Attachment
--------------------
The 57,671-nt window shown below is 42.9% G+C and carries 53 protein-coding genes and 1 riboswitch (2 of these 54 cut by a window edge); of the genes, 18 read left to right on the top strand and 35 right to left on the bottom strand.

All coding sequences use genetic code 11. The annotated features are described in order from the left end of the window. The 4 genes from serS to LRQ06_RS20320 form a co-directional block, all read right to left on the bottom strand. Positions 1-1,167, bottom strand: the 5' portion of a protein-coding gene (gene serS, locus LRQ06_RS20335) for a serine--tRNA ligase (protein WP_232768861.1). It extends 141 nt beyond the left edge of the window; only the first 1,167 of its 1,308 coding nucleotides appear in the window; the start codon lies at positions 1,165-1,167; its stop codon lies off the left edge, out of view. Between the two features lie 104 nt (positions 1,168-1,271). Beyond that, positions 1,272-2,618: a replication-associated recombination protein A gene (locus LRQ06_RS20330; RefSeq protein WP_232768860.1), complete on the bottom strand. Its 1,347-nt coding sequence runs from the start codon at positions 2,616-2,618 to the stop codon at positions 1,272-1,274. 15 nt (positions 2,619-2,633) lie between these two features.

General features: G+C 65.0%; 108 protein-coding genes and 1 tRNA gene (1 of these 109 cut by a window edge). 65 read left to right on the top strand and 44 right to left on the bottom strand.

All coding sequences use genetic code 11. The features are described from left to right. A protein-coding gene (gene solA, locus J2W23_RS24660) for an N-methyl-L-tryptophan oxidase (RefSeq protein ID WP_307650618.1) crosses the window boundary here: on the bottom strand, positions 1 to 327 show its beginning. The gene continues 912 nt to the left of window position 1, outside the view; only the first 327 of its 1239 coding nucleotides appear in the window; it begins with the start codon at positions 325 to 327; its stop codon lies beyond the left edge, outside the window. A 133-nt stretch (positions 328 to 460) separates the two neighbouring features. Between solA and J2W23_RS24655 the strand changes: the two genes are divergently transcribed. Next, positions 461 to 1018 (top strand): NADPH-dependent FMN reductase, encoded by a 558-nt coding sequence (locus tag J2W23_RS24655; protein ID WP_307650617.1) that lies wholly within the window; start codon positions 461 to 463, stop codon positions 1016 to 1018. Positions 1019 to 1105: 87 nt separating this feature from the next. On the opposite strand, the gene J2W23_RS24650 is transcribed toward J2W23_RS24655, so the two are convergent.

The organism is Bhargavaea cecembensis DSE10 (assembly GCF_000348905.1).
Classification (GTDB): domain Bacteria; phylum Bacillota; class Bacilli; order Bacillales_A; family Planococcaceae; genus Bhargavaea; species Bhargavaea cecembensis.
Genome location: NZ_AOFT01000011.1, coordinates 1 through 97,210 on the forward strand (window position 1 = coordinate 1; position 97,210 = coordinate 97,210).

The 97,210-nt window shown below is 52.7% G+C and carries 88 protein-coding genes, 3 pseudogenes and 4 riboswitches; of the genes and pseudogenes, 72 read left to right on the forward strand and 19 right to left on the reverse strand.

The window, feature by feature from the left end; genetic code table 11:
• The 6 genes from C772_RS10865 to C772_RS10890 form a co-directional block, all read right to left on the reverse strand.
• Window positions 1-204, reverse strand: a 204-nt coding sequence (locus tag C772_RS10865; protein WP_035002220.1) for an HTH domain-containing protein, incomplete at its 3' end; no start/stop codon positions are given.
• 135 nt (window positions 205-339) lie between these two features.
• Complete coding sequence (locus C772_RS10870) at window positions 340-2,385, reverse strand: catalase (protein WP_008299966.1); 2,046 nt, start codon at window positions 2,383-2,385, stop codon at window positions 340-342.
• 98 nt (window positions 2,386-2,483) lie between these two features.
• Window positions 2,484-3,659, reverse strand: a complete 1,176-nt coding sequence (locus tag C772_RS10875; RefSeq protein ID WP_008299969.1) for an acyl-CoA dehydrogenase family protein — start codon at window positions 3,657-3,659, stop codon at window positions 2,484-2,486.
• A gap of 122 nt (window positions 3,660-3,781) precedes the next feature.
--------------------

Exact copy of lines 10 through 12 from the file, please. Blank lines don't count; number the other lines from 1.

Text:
• The 6 genes from C772_RS10865 to C772_RS10890 form a co-directional block, all read right to left on the reverse strand.
• Window positions 1-204, reverse strand: a 204-nt coding sequence (locus tag C772_RS10865; protein WP_035002220.1) for an HTH domain-containing protein, incomplete at its 3' end; no start/stop codon positions are given.
• 135 nt (window positions 205-339) lie between these two features.